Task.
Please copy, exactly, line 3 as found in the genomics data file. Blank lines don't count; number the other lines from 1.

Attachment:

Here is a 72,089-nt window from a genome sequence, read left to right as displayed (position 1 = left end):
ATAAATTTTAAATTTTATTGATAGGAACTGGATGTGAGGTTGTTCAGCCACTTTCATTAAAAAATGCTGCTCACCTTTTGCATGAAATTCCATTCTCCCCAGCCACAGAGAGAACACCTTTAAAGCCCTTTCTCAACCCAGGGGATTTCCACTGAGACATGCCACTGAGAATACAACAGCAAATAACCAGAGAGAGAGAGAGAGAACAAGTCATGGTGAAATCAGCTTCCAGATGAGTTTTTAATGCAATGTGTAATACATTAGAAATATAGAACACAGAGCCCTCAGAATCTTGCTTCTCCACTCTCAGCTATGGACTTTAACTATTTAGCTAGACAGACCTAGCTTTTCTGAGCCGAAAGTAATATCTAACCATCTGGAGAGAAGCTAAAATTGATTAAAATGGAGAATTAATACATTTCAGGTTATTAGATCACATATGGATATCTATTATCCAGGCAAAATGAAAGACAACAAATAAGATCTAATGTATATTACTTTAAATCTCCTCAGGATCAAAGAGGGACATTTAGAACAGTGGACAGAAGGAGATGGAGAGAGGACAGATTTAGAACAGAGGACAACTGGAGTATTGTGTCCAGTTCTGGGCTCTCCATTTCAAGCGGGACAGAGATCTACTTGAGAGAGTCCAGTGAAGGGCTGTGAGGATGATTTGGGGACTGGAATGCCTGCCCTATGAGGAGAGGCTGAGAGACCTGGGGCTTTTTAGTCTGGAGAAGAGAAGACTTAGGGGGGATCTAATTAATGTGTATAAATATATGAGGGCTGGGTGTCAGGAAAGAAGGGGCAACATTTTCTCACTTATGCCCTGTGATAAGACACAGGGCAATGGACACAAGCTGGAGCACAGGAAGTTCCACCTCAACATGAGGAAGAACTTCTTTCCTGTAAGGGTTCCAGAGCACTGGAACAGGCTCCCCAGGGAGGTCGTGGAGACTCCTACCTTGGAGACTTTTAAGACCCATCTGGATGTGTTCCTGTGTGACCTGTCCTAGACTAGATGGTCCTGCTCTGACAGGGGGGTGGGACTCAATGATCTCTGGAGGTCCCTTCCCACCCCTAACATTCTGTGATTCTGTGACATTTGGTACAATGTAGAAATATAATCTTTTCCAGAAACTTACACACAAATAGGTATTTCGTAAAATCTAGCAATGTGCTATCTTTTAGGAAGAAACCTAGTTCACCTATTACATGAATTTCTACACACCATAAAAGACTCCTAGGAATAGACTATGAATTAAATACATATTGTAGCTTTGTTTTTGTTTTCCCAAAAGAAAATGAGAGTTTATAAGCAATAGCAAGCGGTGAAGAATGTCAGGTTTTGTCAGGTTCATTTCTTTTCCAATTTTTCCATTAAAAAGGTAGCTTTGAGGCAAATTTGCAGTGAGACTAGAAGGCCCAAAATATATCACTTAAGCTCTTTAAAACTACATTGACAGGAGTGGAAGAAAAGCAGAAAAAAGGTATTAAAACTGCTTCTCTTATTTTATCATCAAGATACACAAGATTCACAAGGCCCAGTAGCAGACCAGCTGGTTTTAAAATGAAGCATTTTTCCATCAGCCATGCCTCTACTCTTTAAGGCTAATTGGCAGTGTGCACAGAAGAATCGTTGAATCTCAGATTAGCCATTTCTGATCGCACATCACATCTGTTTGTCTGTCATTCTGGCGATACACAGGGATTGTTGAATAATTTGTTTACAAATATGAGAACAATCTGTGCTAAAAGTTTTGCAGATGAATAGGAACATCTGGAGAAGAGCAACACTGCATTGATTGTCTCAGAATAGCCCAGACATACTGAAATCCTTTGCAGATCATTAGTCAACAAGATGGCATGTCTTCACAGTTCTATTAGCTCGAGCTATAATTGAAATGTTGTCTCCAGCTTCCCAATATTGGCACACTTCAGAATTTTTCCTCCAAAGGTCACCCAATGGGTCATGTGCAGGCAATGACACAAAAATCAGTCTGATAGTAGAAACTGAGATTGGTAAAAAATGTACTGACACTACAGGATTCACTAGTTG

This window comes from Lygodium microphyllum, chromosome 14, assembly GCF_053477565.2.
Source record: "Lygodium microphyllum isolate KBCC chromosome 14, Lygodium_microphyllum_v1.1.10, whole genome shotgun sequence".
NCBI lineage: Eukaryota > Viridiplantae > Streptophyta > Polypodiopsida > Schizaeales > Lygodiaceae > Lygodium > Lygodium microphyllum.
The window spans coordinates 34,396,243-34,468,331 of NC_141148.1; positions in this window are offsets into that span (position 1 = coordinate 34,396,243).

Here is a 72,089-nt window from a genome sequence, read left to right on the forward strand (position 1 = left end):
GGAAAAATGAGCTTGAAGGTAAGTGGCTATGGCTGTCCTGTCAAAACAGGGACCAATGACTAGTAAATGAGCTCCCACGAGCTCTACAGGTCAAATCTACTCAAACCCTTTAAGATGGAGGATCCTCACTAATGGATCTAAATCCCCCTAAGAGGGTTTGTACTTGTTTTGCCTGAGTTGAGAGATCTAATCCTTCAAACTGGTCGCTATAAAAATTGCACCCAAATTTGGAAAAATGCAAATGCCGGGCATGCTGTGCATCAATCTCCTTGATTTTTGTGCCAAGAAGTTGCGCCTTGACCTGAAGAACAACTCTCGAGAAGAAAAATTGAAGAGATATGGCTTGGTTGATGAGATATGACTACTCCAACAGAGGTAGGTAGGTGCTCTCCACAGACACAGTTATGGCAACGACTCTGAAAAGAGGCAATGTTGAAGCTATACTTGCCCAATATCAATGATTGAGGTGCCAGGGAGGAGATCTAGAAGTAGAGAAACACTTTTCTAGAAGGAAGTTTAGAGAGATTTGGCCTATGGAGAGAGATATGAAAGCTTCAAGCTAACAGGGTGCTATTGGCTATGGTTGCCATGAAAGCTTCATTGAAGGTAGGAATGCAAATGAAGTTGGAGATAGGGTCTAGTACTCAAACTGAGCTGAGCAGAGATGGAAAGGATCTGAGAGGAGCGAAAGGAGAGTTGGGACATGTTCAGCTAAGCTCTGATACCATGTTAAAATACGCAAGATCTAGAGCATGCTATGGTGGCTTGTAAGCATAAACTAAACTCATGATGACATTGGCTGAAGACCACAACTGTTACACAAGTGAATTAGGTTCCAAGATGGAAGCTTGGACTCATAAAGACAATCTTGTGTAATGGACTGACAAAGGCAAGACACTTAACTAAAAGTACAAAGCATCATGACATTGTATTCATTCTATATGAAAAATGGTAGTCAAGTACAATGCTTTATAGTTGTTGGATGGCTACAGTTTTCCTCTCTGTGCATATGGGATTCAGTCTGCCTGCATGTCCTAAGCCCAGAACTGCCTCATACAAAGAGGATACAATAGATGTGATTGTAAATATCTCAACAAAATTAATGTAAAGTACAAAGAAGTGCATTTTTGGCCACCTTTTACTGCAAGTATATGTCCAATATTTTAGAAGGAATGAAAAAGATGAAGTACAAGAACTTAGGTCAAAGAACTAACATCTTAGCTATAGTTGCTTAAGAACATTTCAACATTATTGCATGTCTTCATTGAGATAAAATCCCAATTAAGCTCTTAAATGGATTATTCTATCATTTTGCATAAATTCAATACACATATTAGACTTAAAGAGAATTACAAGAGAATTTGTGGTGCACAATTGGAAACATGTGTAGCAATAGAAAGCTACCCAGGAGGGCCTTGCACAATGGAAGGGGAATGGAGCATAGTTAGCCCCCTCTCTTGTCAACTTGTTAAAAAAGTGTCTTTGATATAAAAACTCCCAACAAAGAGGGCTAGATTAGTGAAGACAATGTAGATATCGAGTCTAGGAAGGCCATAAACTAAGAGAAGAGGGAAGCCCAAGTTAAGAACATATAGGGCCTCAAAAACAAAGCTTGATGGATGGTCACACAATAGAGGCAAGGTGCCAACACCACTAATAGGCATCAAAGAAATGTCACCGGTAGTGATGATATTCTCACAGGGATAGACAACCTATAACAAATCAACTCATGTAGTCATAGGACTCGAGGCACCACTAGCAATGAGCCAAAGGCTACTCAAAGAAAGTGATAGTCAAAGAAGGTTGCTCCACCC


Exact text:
This window comes from Lygodium microphyllum, chromosome 14, assembly GCF_053477565.2.